Just because there's worse (and of course there is - I presume many of the books are in torrent form since Atlas sells them as .pdfs.) doesn't mean that we can't say to the person "You know, your energy's admirable, but this is actually across the line. Have you thought about channneling your energy into Redcap.org instead?" There are ways a person can contribute to the community which don't involve what I honestly believe are breaches of Atlas's rights.
See what you did there? You educated me, and weren't at all brusque.
It's possible that he doesn't realize what he's done. It may be that he does, and doesn't care. But you and I both know that Ars is hard enough to get people interested and excited about that a full frontal assault will probably be poorly received. Last thing that needs to happen here is being threatened to be sued to his eyeballs, and then he pops off and gets a bunch of trolls to come visit us here.
Or some of his friends come back at the Atlas forum with a DDoS or something...
I take it you have already seen the volumes of material on the previous pages and not just on page 58 of that thread on that forum? It's... massive.
Enthusiasm is great but I found it unbelievable that anyone could be that meticulous about summarising a publication without at any point wondering the legality of the thing. Funny how different approaches people have to RPG content - it's a tricky market to stay afloat in, yet to keep loved titles and designers at producing material whether existing brand systems or varies Indies, we - the fans - have to be mindful of feeding rather than stealing from the stream that serves us our goodies, lest it runs dry.
I sincerely hope that dialogue and diplomacy can succeed in getting the material offline and an -otherwise rightful- Schism War be prevented.
And when I said it was massive, here's a link to a summary of links to all the 201 articles he has transcribed online (actually parts of it is scanned rather than actually synthesized). If clicking any of those 201 links be aware that the actually stuff they're linking to often seem to be a few post above where the link will send you.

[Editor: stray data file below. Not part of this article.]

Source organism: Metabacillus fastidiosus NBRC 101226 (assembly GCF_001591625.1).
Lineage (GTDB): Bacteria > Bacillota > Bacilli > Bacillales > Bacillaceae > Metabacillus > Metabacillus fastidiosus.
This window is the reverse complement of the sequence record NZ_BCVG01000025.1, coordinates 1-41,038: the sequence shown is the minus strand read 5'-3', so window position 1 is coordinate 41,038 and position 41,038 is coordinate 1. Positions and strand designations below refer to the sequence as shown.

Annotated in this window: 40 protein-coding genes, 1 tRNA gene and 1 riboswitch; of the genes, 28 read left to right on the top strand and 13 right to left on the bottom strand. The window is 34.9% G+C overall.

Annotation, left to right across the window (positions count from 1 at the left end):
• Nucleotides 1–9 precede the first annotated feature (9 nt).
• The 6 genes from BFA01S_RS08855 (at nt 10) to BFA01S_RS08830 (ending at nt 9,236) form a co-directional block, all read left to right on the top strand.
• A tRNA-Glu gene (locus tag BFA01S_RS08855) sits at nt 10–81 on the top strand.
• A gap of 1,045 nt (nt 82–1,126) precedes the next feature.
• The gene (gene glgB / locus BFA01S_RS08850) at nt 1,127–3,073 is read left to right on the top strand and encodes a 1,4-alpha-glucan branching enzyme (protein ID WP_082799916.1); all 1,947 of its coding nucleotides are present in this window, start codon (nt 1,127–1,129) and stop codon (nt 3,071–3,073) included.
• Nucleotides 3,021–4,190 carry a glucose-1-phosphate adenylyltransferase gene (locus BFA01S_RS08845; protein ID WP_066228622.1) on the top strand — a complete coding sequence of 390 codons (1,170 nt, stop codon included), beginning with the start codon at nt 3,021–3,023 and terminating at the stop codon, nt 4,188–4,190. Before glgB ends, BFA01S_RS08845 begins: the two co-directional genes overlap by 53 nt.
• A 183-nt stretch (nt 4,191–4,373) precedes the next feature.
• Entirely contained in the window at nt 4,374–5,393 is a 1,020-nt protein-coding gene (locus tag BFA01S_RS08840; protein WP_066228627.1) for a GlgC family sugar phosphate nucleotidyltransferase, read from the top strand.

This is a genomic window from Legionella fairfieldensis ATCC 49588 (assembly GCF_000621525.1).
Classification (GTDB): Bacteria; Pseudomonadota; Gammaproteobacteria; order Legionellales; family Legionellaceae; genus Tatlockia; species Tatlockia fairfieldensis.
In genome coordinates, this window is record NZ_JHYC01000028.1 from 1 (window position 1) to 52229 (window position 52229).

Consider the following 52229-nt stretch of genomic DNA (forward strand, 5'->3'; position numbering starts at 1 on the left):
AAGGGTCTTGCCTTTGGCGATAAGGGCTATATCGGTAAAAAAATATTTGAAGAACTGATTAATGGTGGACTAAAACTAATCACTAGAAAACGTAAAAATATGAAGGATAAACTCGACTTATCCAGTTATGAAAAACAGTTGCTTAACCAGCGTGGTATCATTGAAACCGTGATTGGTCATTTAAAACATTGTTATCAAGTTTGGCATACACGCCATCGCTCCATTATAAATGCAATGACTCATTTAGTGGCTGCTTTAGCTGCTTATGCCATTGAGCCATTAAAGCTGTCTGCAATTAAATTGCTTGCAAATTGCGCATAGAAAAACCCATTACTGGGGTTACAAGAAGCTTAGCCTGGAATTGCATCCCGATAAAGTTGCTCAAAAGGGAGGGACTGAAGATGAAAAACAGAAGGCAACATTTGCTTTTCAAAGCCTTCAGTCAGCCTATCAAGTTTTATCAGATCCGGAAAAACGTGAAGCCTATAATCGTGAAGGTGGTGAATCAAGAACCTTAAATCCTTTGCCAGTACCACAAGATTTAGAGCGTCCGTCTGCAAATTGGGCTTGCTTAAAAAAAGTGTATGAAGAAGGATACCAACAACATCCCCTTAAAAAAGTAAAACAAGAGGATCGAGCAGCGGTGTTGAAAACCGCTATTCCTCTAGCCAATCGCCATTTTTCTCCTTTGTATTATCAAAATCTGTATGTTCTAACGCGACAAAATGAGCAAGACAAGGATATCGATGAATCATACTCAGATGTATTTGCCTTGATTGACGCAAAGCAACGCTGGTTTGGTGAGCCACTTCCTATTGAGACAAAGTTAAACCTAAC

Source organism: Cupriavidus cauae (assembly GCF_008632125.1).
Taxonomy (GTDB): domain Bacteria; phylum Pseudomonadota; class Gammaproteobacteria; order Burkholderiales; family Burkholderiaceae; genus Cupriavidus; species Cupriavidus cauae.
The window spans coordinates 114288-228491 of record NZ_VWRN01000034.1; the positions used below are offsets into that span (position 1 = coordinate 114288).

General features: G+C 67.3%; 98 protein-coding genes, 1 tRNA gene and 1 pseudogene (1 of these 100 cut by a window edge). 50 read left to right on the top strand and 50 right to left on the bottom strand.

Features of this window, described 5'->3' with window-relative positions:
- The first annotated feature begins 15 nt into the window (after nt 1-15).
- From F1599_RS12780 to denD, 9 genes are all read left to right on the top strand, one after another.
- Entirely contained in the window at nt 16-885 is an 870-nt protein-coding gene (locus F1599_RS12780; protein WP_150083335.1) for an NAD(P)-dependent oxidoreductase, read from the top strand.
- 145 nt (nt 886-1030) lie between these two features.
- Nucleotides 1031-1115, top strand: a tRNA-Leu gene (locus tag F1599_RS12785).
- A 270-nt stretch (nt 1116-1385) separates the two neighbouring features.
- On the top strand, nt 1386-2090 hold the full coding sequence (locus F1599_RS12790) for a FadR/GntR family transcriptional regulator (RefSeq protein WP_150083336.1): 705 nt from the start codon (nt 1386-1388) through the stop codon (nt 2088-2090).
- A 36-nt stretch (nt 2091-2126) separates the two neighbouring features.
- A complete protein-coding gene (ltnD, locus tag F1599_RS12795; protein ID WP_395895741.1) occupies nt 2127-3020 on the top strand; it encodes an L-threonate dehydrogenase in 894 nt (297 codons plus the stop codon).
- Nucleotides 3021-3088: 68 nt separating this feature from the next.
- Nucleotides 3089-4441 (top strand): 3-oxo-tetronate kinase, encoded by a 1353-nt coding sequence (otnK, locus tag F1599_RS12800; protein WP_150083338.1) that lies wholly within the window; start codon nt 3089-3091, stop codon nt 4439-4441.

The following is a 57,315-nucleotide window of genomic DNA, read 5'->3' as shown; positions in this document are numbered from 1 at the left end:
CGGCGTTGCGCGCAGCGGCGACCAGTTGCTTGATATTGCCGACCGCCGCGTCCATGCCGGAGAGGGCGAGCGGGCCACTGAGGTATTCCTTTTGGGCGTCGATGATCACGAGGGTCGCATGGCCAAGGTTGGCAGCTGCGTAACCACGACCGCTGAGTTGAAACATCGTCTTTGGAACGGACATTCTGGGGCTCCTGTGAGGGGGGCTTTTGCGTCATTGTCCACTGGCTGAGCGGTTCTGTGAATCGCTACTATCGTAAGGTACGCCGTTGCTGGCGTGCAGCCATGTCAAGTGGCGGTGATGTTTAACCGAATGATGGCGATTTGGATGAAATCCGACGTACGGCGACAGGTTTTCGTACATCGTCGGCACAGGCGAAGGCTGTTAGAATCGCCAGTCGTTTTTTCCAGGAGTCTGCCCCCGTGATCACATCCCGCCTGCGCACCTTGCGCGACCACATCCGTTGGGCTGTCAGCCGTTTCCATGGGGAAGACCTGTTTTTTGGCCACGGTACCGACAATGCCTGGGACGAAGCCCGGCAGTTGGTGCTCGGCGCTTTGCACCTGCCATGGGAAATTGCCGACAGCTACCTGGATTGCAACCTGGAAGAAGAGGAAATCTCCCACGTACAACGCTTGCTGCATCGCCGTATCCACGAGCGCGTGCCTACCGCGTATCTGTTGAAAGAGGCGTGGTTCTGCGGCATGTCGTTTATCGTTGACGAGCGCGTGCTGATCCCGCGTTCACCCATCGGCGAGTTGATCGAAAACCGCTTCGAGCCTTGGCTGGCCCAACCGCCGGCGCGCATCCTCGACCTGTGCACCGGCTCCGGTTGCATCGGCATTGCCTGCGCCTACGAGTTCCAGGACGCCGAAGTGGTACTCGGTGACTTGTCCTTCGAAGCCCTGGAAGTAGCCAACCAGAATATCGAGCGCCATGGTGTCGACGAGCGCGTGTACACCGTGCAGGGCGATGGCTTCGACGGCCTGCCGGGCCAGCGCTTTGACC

The Great Library all over again, except this one isn't in Durenmar...
Speaking as a fan of the game, a Lawyer AND a player of a Flambeau Magus, I have just looked at the restricted Flambeau section, and it's almost Verbatim the Flambeau section fro HoH societas.
If this were anything other then an RPG, I would be advising a corporate client to aggressively litigate ti have the material taken down.
Some RPG companies take the stance (Nightmare stance for an intellectual property lawyer) is that they won't aggressively sue people who actively cite their sources. In some extreme cases They'll politely ask for the stuff to be taken down THEN litigate if it's not complied to.
I'm sure the team at Atlas are all over this, and as a fan of the game I'd support whatever stance they take to defend their own IP
As far as I can tell, he's not reproducing text verbatim except in a few places. Yes, he is providing a very exhaustive summary of what's in the book, but because he's saying in his own words that the book says X and Y, he can easily claim it's fair use. This is particularly true because it's a discussion forum. If a lawsuit did take place, I'd say that he'd stand better than even chances of winning in most countries part of the Berne Convention.